After collecting a record number of cub pugmarks in the biennial tiger census at the Sundarbans Tiger Reserve recently, wildlife officials seem to have struck gold again with another exciting find.
The deadly King Cobra (Ophiophagus hannah) and the friendly otter (Lutra perspicillata) have resurfaced in the world's largest mangrove forest, the former after over a decade and the latter a quarter century after it was last sighted.
"This is a great find. Wildlife experts had almost written these species off from the faunal wealth of the biodiversity hot-spot," Sundarbans Tiger Reserve Director P Vyas told PTI.
The finds have great ecological significance since the King Cobra, an endangered predatory species which feeds solely on other snakes, denotes a healthy population of snakes in the over 9,000sqkm forest spread across parts of India and Bangladesh.
The Smooth Indian Otter, on the other hand, feeds primarily on fishes and is an indicator of a balanced marine life in the creeks and rivers criss-crossing the forest.
"The Sundarbans has lost many species like the Javan and Indian rhinos, wild buffaloes and the barking deer in the last few hundred years," Vyas said.
Two King Cobras, which had strayed into villages, were sighted in February-March 2003 within a gap of one month - a male snake near the Sajnekhali forest campus and a female one crossing a river into the Rajat Jubilee village near Sajnekhali, he said.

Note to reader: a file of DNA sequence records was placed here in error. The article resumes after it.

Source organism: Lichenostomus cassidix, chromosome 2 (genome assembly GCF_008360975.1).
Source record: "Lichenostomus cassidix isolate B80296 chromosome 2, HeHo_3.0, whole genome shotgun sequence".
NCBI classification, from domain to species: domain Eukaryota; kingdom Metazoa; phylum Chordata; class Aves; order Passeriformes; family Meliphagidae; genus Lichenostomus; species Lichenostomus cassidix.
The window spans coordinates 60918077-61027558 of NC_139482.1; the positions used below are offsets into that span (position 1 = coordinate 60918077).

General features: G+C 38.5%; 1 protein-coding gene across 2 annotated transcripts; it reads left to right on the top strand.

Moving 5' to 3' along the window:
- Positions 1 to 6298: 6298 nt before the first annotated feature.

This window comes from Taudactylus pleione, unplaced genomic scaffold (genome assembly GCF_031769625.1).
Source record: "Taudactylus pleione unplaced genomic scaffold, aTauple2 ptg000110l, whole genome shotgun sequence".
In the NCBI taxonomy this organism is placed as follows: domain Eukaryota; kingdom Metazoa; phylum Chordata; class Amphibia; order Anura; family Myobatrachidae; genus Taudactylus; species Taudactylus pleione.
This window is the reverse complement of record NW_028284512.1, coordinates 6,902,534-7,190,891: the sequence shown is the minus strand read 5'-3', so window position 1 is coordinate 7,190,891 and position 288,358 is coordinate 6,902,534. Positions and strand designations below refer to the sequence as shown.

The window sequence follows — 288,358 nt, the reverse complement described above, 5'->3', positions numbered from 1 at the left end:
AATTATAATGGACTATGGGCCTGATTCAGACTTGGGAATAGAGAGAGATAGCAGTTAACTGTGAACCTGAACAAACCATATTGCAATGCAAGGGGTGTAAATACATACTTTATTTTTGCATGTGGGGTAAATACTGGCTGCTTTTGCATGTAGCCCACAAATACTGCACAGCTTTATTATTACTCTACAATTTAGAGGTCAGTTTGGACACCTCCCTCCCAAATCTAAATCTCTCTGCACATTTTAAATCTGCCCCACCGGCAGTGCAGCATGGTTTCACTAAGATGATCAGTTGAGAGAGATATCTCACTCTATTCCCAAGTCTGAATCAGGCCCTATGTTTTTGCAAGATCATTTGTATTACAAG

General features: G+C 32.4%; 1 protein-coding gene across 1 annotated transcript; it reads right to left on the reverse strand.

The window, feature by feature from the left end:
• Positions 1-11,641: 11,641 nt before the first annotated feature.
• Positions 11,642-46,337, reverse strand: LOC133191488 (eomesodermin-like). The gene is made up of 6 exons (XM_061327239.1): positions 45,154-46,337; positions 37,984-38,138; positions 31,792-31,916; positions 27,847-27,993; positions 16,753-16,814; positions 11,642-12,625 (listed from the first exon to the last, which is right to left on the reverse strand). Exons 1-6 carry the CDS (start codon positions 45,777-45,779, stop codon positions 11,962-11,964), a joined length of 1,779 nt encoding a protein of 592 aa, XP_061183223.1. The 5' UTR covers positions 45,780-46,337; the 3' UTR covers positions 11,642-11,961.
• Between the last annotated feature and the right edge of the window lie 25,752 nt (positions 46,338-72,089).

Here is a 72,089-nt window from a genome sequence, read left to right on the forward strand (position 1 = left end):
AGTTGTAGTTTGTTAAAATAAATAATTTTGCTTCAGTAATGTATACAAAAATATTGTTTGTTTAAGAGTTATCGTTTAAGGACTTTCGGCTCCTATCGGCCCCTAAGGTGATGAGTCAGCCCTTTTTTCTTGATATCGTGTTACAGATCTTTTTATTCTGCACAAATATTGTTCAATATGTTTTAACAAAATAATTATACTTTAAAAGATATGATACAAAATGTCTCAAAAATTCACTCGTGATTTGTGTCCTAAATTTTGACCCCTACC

Both were captured by wildlife officials, studied and subsequently released into the forests.
The otters were spotted in a deep creek during the tiger census inside the Chila forest area on the evening of January 19.
"The last otter sighting in our official records pertains to 1985," Vyas said.
The team, which could not get hold of the mammals as they slipped into the forests after getting a hint of human presence, searched for indirect signs and found about 10 footprints.
"There could be many more of them inside the dense forest but we haven't yet sighted any. Since otters fish in water and live on land, it is difficult to track them," Vyas said.
Earlier, there were indications of good news for wildlife enthusiasts when the tiger census indicated a marked increase in the sighting of cub pugmarks since their last count in 2001.
Tiger experts have been concerned with the gradual decrease in the number of the wild cats, from 288 in 1997 to 284 in 1999 and 271 in 2001. Despite 15 tiger deaths recorded between 1990 and 2000 and 21 tiger skins recovered from poachers between 1994 and 2001, the census team is upbeat about the preliminary results this time.
"In all 1,018 pugmarks were collected of which 79 belonged to cubs. This is quite encouraging since the last census (in 2001) found altogether 825 pugmarks with 47 belonging to cubs," Vyas said.
The final results of this year's census are expected to be out within the next four months.
The last Indian census in 2001 had recorded 271 Royal Bengal Tigers and that of Bangladesh in 1993 (conducted using the sampling method) found 350 big cats in that country.
Taking a cue from the census in the Indian part of the mangrove forests, Bangladesh too would begin its first scientific tiger census using the pugmark method from February 25, 2004.
After the Bangladesh census, wildlife experts would collate the data emerging from either part of the forest to provide the clearest picture ever on the wild cats within the next six months.
After Independence, the mangrove area was divided, with 4,264sqkm falling in India and 6,000sqkm in Bangladesh.